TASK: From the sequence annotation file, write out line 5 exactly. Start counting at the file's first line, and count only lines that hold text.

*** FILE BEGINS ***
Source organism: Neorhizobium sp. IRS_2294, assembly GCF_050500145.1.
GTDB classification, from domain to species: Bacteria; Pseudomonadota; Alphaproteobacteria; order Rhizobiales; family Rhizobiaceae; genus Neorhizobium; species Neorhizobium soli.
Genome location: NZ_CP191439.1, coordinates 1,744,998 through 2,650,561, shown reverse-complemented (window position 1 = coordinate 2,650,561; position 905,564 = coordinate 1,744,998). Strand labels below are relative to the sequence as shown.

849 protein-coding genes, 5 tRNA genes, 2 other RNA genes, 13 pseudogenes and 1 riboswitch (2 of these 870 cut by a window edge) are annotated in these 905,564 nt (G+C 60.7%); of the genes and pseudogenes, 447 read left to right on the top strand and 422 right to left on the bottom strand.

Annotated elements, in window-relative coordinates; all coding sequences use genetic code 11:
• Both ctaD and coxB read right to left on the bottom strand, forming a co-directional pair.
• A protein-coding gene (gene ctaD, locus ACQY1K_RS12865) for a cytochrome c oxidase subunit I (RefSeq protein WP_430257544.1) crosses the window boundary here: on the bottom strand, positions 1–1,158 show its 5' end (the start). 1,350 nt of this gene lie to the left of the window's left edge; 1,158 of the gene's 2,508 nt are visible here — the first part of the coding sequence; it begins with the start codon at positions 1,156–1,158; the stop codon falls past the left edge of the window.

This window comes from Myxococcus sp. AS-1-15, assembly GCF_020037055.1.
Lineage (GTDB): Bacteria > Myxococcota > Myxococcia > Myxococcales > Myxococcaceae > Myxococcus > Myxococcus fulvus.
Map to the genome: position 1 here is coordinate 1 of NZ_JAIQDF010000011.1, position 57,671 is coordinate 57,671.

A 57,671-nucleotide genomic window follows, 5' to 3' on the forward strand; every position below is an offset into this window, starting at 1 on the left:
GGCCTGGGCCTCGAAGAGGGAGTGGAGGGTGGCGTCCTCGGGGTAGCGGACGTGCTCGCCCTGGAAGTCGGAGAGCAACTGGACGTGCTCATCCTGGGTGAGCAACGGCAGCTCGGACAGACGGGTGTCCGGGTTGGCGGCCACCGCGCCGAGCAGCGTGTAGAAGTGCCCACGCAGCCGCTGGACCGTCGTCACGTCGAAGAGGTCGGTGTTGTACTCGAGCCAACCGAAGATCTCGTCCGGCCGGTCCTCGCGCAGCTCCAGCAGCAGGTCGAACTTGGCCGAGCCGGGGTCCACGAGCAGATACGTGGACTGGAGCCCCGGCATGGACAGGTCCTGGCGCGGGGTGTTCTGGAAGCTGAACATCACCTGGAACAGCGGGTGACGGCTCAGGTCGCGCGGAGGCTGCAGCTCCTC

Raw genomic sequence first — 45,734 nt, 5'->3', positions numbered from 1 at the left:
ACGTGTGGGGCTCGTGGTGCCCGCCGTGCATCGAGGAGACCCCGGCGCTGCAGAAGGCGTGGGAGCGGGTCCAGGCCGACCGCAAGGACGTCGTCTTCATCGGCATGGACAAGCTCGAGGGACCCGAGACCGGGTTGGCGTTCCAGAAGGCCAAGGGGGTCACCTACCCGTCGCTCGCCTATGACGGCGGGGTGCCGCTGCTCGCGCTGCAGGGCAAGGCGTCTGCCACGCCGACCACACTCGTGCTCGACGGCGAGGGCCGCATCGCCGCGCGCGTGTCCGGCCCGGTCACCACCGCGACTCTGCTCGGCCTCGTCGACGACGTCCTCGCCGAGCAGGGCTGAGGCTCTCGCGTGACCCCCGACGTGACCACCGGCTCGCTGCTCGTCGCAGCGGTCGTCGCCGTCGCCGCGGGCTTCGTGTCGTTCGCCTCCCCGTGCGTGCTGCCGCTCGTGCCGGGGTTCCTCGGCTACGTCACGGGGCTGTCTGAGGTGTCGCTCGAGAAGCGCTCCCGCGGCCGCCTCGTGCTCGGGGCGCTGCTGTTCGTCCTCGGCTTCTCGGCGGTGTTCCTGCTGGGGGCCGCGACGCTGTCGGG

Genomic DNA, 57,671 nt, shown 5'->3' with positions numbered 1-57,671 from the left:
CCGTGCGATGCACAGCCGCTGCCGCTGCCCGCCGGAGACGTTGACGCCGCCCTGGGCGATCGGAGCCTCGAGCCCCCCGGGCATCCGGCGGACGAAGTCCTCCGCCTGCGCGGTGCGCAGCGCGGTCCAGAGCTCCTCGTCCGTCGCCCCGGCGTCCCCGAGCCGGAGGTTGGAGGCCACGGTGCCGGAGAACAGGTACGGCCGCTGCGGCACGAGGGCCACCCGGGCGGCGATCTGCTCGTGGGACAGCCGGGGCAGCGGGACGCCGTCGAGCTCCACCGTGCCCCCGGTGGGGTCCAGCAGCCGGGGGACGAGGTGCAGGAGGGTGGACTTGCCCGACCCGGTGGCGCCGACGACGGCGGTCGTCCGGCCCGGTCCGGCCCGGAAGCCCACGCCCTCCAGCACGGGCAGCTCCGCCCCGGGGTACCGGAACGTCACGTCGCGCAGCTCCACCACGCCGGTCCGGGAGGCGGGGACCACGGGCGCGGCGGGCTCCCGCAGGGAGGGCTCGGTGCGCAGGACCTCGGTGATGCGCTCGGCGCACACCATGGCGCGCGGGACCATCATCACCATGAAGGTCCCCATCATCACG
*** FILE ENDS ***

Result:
Annotated elements, in window-relative coordinates; all coding sequences use genetic code 11: